Source Match Computer News
The World Anti-Doping Agency (WADA) on Wednesday defended the Therapeutic Use Exemption (TUE) system after some athletes' confidential medical data was leaked by a group of Russian hackers, shedding light on potential abuse. A group identified as APT28 and Fancy Bear by U.S. cyber-security researchers revealed TUEs for leading athletes including Tour de France cycling champions Chris Froome and Bradley Wiggins and tennis grand slam winners Serena Williams and Rafa Nadal. "TUEs fall under international standards... They are scrutinized by the medical community," WADA Senior Science Director Olivier Rabin told a joint news conference with International Bureau of Weights and Measures (BIPM).
The FBI is negotiating with a former branch manager of a Philippines bank for information relating to $81 million that she handled after it was stolen from the Bangladesh central bank's account at the New York Federal Reserve, her lawyer said. Federal Bureau of Investigation officials have presented a "proffer", or proposal, to the branch manager, Maia Deguito, to tell them all she knows about who received the money, the attorney, Ferdinand Topacio, told Reuters. According to Topacio, U.S. investigators are trying to get Deguito, who has been fired by the Rizal Commercial Banking Corp (RCBC) for her role in the case, to share details about long-time bank client Kim Wong, who is a casino owner and agent.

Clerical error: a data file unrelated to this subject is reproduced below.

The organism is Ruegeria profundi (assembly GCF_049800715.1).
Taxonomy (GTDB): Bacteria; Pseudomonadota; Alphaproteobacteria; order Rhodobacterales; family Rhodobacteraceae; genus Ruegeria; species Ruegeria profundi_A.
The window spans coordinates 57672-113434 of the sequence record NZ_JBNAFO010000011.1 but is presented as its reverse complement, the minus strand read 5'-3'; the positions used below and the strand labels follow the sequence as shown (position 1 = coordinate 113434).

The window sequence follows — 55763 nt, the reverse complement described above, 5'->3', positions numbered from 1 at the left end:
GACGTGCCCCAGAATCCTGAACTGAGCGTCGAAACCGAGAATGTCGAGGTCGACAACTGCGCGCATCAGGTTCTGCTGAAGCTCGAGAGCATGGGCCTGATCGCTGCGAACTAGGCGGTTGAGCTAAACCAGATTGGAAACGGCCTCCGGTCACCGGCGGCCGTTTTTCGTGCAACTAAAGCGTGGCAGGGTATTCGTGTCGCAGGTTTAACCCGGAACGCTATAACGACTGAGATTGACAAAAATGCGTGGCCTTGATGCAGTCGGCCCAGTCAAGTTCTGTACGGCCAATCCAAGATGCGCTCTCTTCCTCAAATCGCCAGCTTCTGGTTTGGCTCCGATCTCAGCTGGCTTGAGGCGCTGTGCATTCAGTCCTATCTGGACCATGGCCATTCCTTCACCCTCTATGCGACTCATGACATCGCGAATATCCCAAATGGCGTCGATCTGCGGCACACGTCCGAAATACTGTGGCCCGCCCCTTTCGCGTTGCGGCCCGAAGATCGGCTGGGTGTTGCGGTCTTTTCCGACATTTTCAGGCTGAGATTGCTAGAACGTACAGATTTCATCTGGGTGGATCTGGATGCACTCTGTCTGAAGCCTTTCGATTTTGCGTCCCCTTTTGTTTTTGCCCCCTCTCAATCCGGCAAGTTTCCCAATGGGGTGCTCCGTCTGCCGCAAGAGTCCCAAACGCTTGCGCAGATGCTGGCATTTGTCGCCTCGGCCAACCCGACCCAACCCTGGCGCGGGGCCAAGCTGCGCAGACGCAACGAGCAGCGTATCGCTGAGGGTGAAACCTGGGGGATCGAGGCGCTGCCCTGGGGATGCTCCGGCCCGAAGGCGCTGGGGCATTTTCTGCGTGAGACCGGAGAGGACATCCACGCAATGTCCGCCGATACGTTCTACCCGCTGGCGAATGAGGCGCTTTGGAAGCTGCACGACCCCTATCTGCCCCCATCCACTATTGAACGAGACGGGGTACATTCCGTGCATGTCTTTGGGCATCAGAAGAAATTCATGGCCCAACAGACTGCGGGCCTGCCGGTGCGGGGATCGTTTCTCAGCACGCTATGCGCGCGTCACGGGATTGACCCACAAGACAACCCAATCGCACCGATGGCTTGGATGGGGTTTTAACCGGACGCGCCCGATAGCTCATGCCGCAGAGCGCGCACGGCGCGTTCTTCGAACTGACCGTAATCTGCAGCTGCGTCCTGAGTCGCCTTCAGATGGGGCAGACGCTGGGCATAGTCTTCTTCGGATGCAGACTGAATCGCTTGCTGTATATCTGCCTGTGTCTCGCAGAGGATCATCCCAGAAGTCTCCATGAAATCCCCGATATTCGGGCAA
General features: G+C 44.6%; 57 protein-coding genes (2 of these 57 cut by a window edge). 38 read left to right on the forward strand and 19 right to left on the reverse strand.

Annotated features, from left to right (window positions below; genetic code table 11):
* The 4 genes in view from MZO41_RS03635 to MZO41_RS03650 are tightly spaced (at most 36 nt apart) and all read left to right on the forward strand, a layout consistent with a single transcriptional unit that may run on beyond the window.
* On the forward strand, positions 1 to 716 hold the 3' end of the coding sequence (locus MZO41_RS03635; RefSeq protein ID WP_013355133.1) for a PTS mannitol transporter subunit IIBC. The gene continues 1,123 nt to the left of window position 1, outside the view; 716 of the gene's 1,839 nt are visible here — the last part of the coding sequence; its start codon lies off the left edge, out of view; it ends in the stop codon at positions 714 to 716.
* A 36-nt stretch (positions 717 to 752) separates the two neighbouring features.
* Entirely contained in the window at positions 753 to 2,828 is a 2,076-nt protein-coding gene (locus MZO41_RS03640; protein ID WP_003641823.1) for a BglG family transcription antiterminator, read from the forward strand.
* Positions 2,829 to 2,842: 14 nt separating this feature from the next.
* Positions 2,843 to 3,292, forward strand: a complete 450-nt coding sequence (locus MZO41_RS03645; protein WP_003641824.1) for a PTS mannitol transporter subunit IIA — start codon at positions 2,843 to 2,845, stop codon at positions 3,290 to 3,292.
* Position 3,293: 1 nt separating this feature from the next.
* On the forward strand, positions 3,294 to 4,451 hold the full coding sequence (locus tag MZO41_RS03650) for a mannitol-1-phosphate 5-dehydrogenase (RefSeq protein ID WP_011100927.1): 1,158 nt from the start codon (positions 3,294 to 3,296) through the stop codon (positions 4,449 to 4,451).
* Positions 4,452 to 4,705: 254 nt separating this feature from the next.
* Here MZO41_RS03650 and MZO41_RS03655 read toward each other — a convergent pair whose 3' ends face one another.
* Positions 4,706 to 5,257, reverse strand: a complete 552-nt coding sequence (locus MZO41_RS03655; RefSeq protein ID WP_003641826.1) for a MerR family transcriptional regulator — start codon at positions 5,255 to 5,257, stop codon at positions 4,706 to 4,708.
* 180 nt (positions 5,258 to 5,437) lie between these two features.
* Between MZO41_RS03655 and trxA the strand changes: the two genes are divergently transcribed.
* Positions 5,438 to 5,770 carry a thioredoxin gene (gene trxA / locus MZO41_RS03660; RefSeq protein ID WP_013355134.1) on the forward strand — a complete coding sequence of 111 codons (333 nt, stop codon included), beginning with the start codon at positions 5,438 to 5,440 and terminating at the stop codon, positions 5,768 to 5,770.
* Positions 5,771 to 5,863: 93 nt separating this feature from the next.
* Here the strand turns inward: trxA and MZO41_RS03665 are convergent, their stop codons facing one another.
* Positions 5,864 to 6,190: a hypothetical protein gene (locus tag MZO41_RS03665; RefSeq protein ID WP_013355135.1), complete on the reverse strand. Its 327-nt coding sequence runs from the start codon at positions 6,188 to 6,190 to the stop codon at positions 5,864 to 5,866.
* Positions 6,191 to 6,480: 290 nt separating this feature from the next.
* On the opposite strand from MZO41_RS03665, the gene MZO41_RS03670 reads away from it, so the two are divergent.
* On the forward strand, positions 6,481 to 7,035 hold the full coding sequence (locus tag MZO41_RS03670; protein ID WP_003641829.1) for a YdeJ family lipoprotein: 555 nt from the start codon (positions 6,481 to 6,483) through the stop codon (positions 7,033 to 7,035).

Cybercriminals offering contract services for hire offer militant groups the means to attack Europe but such groups have yet to employ such techniques in major attacks, EU police agency Europol said on Wednesday. "There is currently little evidence to suggest that their cyber-attack capability extends beyond common website defacement," it said in its annual cybercrime threat assessment in a year marked by Islamic State violence in Europe. "Europol is concerned about how an expanding cybercriminal community has been able to further exploit our increasing dependence on technology and the internet," its director, Rob Wainwright, said in a statement.
By Mark Hosenball WASHINGTON (Reuters) - The FBI is investigating suspected attempts to hack mobile phones used by Democratic Party officials as recently as the past month, four people with direct knowledge of the attack and the investigation told Reuters. The revelation underscores the widening scope of the U.S. criminal inquiry into cyber attacks on Democratic Party organizations, including the presidential campaign of its candidate, former U.S. Secretary of State Hillary Clinton. U.S. officials have said they believe those attacks were orchestrated by hackers backed by the Russian government, possibly to disrupt the Nov. 8 election in which Clinton faces Republican Party candidate Donald Trump.